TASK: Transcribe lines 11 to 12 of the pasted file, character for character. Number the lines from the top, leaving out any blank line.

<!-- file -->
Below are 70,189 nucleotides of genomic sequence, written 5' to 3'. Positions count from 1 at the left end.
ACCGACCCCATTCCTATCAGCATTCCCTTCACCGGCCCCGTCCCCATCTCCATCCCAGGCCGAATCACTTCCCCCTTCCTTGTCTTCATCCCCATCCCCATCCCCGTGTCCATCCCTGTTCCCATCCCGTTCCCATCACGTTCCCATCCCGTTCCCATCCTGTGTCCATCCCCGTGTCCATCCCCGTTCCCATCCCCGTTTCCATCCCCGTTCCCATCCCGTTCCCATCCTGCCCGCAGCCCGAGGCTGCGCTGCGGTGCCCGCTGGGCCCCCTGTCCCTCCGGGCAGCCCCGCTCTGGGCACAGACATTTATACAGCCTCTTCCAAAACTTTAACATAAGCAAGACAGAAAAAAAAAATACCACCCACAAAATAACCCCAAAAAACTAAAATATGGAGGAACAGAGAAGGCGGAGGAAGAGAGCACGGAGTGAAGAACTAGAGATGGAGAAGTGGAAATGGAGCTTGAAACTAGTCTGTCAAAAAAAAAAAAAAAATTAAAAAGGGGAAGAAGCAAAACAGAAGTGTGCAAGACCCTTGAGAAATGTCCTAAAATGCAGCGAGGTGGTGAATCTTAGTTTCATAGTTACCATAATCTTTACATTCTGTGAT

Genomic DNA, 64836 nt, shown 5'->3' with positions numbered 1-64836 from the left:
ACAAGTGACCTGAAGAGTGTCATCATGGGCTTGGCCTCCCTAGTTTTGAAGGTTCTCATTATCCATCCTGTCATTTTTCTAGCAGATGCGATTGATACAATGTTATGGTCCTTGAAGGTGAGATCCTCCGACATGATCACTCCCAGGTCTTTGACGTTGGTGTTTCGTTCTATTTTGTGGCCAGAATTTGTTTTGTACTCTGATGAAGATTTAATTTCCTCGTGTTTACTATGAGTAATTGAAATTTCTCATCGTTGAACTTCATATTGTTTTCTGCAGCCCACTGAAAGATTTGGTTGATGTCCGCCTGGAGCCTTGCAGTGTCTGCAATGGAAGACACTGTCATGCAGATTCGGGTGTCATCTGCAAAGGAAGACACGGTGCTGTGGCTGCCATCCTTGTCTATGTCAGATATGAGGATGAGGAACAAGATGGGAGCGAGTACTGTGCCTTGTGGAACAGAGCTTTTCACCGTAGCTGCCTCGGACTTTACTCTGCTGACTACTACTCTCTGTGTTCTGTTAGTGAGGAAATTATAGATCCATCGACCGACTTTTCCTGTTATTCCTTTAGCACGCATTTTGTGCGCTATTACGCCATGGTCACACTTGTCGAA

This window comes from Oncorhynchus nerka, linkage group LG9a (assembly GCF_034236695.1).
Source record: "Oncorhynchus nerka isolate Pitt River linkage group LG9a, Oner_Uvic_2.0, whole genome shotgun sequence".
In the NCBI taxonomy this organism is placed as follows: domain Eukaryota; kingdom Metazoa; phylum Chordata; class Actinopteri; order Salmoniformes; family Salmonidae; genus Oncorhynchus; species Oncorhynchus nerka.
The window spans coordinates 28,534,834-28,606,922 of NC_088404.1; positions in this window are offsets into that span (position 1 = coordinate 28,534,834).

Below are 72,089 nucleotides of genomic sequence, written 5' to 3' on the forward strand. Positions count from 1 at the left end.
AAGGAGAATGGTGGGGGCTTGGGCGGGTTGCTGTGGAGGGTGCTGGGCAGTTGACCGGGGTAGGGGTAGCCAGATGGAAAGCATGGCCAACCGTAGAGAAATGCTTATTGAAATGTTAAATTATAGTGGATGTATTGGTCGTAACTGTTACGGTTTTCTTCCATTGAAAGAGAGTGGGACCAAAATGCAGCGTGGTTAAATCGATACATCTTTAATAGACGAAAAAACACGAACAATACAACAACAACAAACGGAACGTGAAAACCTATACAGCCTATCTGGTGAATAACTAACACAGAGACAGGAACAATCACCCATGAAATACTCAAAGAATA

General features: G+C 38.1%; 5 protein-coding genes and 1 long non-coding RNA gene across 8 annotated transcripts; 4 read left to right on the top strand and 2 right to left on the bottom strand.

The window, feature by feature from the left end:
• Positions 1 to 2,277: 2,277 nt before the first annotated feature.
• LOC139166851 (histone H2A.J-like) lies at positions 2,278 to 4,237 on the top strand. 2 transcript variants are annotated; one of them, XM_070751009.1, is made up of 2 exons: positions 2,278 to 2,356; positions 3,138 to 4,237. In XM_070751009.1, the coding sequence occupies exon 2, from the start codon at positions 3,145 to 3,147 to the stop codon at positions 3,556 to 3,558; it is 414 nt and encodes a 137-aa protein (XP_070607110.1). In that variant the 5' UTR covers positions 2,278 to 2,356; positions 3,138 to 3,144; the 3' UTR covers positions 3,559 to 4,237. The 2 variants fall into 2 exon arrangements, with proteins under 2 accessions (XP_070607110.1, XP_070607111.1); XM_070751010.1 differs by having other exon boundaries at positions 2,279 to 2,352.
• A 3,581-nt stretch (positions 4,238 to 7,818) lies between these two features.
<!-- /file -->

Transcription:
General features: G+C 38.1%; 5 protein-coding genes and 1 long non-coding RNA gene across 8 annotated transcripts; 4 read left to right on the top strand and 2 right to left on the bottom strand.

The window, feature by feature from the left end: